reply to this | link to this | view in chronology ]

  • identicon
    John Brennan, 3 Oct 2014 @ 11:40pm

    9th Circuit Court is Next

    This is John Brennan, the TSA protestor. Lively discussion here on techdirt.

    There is a difference between the criminal charges (of which I was acquitted) and the on-going civil case. However, the two are related in the eyes of the law, just not in the eyes of the TSA, who are unaccountable and self-absorbed.
    As Kevin at Lowering the Bar notes, whatever the TSAs rules are, above all, they can not be unconstitutional. TSA (and DHS) has operating with impunity.
    I plan to appeal this administrative decision to the US Federal Court, likely the 9th Circuit Court. It's in this court that, after two and a half years of administrivia, the connection between TSA and the US Constitution can be examined. Of course, I hope to prevail.
    I *do* need to get a lawyer. I'm talking to a couple of sources right now. And I do need to raise money for legal expenses. That will be kicking off soon.

    To get more information, go to http://www.nakedamericanhero.com, which will redirect you to my facebook fan page.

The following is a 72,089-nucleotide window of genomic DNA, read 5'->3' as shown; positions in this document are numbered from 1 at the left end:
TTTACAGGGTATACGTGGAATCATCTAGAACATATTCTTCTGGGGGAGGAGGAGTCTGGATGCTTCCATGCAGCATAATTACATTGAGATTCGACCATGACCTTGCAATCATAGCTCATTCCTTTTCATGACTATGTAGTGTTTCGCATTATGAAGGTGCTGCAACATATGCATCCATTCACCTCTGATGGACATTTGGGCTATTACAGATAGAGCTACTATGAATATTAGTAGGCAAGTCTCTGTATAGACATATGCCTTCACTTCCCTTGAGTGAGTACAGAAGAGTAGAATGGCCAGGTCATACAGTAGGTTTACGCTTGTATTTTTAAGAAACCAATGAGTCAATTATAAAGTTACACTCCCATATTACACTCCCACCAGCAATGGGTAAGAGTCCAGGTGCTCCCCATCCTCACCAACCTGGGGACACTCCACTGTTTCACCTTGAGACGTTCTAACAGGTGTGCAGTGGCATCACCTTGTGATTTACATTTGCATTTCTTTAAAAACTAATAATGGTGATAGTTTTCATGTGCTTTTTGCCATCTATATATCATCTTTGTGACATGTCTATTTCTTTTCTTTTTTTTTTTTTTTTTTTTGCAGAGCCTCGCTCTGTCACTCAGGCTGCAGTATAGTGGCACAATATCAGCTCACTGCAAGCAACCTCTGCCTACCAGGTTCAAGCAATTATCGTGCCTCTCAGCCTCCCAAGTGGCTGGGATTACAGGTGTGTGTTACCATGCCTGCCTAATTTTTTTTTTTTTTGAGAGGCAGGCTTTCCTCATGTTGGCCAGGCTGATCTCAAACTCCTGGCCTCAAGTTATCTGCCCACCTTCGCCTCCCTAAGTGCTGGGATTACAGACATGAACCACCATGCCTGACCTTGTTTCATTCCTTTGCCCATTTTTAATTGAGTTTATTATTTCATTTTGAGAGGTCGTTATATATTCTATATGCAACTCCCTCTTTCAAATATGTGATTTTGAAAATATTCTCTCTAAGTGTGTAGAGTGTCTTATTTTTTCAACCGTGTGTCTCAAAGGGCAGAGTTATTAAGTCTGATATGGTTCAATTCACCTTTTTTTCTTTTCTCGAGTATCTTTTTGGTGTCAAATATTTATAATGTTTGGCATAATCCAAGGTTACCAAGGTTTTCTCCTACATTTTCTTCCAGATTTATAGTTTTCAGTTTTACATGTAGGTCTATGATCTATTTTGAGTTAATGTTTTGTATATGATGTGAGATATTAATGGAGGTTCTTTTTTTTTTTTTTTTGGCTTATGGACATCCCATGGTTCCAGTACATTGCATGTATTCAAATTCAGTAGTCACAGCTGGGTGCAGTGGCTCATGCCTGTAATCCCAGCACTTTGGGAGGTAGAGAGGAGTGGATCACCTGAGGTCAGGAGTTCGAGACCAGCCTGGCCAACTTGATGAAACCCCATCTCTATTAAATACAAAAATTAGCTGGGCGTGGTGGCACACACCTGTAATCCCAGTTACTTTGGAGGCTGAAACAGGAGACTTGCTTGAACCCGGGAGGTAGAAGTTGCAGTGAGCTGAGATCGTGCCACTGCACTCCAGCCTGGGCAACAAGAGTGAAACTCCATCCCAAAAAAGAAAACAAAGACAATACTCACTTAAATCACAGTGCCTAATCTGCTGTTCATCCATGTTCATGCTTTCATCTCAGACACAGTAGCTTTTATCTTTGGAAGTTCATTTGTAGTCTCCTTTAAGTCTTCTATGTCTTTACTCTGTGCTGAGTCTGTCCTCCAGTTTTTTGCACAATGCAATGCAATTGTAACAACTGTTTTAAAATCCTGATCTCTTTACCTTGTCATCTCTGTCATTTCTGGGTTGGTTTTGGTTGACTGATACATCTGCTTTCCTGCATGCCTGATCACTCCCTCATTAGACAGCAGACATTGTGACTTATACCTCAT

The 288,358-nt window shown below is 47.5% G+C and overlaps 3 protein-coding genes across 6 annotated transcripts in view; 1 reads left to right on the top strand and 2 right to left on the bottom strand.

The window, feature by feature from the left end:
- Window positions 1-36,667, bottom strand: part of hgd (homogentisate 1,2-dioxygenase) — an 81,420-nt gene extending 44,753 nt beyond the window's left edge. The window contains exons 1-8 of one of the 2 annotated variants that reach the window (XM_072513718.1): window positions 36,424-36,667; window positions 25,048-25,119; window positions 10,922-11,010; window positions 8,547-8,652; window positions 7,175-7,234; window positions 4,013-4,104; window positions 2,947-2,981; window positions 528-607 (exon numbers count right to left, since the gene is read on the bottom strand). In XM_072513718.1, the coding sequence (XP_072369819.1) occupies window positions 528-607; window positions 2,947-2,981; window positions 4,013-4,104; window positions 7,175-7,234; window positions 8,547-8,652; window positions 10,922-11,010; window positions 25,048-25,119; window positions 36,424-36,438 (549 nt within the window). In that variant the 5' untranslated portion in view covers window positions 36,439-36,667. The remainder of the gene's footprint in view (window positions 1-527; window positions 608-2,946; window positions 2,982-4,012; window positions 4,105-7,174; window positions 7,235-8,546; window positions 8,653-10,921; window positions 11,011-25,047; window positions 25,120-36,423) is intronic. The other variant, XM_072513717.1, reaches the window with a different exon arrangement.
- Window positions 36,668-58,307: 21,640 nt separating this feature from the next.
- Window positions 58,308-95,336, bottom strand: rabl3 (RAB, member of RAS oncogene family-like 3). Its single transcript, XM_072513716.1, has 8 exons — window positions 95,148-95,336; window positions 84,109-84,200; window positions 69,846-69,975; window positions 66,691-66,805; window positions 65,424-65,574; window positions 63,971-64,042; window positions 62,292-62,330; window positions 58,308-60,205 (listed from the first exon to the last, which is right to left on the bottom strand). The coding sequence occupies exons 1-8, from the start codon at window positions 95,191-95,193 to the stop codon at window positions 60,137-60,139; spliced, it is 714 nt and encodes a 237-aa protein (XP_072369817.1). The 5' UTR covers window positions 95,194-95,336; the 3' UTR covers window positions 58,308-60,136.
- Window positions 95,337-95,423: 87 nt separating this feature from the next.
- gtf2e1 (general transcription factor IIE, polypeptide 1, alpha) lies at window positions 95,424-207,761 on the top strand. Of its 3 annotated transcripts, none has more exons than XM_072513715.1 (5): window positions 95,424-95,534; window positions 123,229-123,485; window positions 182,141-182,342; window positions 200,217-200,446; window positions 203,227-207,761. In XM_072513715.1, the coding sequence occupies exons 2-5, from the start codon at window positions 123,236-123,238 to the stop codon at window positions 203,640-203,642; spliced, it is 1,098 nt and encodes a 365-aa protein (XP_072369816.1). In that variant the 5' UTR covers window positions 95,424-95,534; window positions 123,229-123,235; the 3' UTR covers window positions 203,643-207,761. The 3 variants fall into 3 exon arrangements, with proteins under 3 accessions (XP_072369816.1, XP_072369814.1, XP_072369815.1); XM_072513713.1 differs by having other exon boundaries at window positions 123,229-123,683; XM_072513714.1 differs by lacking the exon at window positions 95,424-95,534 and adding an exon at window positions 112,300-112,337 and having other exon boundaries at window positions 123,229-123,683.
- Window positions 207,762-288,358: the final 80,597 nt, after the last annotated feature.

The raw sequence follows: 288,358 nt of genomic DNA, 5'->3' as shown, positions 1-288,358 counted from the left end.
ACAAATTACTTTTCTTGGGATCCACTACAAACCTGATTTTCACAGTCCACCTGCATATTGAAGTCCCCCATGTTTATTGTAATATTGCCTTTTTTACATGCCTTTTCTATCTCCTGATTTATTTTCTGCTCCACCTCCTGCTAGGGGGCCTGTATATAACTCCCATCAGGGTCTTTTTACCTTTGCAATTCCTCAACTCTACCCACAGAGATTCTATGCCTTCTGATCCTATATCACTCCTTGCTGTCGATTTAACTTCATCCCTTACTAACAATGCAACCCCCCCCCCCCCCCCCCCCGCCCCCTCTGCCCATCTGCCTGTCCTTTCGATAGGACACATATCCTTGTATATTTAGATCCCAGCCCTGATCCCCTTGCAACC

You can also follow me on Twitter or Tumblr.

    reply to this | link to this | view in chronology ]

  • identicon
    Mark Noo, 5 Oct 2014 @ 8:50pm

    the agents "were not able to conduct screening in an efficient manner on other passengers present at the checkpoint.

    If a man (hopefully seductively)doffing his clothing for them to inspect interferes with their ability to do their jobs imagine what a person with a honest-to-god weapon would do to them.

    All of the agency rulings are subject to judicial review after all appeal avenues within the agency are exhausted. My guess is they will have to prove to the court that 3 minutes of searching a person is a lot of time compared to other searches to make this fine stick.
    Maybe Eric Holder will argue that the TSA would have used that time better to protect "America's children".

    reply to this | link to this | view in chronology ]

  • identicon
    The TSA, 5 Oct 2014 @ 11:44pm

    Terrorists

    We have NEVER caught a terrorist. We have NEVER stopped terrorism. We just say we did and we can't tell you about it. It is a secret and stuff. Meanwhile we have had thousands of TSA flunkies steal millions of dollars of your property. Some of us have been caught and even fired and jailed but it is almost impossible to be caught. So keep complaining and I will finger rape your child while I steal your jewelery and cash laughing all the while because you can't do a damn thing about it.

    reply to this | link to this | view in chronology ]